The Christological Debate

One of the widely disputed theological arguments is found in the Christological debate. In this debate there are two main viewpoints. The classical view begs to say that Jesus was both fully God and fully man. He had some of the divine attributes of His Godliness, while at the same time He also had some of the attributes that a human has. In Classical thought, this is what made Jesus fully God and man. The kenotic view on the other hand, says that in order to become fully human, Jesus had to relinquish His divinity. This view still believes that He was fully God, but the difference is that He removed Himself from the areas that made Him God. Personally, I have come to find the kenotic view to be a much truer reading of the text as I see Jesus’ humanity overwhelm His story.

This view of Jesus relinquishing His God-side comes from Philippians 2:7 when it is stated that Jesus “emptied Himself.” Many classical believers argue that there is no proof as to what it is that Jesus is emptying Himself of. One author from The Handbook of Bible Study presents this argument: “It was a lowering, an emptying, to go from living as God lives to living as a slave lives.” It seems that we can’t accept the idea of Jesus becoming fully human because too often we think that focusing on Jesus being more human than divine is a bad thing. But in actuality, it gives more praise to God. A God who is willing to give up His own being in order to get the job done, shows a much stronger view of God than many views do. The Bible Knowledge Commentary points this out quite well in reference to the Gospel of John. “John presented the Incarnation—God manifest in the flesh—as the foundation of the gospel. This is the “glory,” not the “problem,” of the Fourth Gospel.”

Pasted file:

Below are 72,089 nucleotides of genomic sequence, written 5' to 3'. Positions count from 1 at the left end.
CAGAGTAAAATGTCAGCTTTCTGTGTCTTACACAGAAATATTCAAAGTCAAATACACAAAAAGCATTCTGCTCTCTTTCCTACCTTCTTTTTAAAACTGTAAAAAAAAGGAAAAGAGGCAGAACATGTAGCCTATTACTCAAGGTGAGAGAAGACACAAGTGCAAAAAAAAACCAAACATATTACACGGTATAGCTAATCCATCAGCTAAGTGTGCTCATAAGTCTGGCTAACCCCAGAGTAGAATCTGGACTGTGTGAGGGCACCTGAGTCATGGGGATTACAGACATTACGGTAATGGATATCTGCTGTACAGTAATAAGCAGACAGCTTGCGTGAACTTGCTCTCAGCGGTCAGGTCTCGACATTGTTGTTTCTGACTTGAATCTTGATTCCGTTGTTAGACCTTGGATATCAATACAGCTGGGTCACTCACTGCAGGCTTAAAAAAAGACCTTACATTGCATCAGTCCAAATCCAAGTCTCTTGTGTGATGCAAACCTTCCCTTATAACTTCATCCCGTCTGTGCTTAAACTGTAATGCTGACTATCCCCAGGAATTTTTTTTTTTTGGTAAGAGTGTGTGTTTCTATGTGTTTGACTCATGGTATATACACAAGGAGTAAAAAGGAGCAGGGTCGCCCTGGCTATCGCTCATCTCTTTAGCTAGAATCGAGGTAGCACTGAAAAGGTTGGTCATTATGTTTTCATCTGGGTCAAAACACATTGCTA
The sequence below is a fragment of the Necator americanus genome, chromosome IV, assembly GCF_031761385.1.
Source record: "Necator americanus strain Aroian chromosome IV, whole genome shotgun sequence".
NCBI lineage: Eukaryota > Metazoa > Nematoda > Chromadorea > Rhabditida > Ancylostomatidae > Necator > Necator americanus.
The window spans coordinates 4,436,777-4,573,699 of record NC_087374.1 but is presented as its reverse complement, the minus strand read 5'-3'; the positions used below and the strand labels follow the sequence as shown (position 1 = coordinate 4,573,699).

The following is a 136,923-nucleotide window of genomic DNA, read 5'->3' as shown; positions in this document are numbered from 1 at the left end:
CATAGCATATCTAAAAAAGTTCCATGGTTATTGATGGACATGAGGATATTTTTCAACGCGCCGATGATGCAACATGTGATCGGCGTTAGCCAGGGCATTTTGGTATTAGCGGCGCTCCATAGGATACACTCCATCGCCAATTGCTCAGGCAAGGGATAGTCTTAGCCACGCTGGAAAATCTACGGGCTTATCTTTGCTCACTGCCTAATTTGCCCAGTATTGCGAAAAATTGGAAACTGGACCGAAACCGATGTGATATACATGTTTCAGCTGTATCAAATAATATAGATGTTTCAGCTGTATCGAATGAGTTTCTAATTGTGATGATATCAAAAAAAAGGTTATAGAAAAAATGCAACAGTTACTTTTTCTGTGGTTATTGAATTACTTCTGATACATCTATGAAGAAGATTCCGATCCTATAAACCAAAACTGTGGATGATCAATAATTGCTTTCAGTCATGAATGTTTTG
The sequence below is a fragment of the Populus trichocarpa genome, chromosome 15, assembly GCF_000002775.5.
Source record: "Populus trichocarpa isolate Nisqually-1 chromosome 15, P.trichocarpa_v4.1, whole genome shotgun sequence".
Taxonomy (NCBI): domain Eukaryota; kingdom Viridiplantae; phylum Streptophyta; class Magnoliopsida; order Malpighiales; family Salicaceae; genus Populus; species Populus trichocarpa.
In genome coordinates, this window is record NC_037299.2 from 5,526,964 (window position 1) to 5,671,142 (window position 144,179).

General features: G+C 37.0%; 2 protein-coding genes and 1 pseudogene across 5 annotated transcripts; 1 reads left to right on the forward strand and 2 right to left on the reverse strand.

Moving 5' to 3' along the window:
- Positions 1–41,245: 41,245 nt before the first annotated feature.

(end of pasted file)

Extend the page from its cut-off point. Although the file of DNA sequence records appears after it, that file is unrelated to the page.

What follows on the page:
I believe that one of the reasons people have a hard time adopting the idea of kenosis is because they do not understand the power of the Holy Spirit. After all, if we say that Jesus was fully man and gave up His divinity, then how exactly did He perform healings among many other things? The answer to this question is that He did these things through the power of the Holy Spirit, which He received in Matthew 3:16 through baptism. It was the divinity of the Spirit that He operated out of instead of His own Godliness as He had set that aside. And yes, I would go so far to say that it was out of His relationship with God and the Holy Spirit that He was able to walk on water and command the weather.

Jesus lived His life in step with God and through the power of the Spirit, as we see throughout the gospels, which goes to prove the kenotic view all the much more. For if Jesus ever exercised His divinity, He would have no reason to even try to connect with God through different forms of spiritual formation. What would be the point in fasting for 40 days (Mt. 4)? Why would Jesus find time to be in solitude with God or pray to God if He could hear His Godly side (Mt. 14:23; Mark 1:35; Luke 5:16; Luke 22:41)?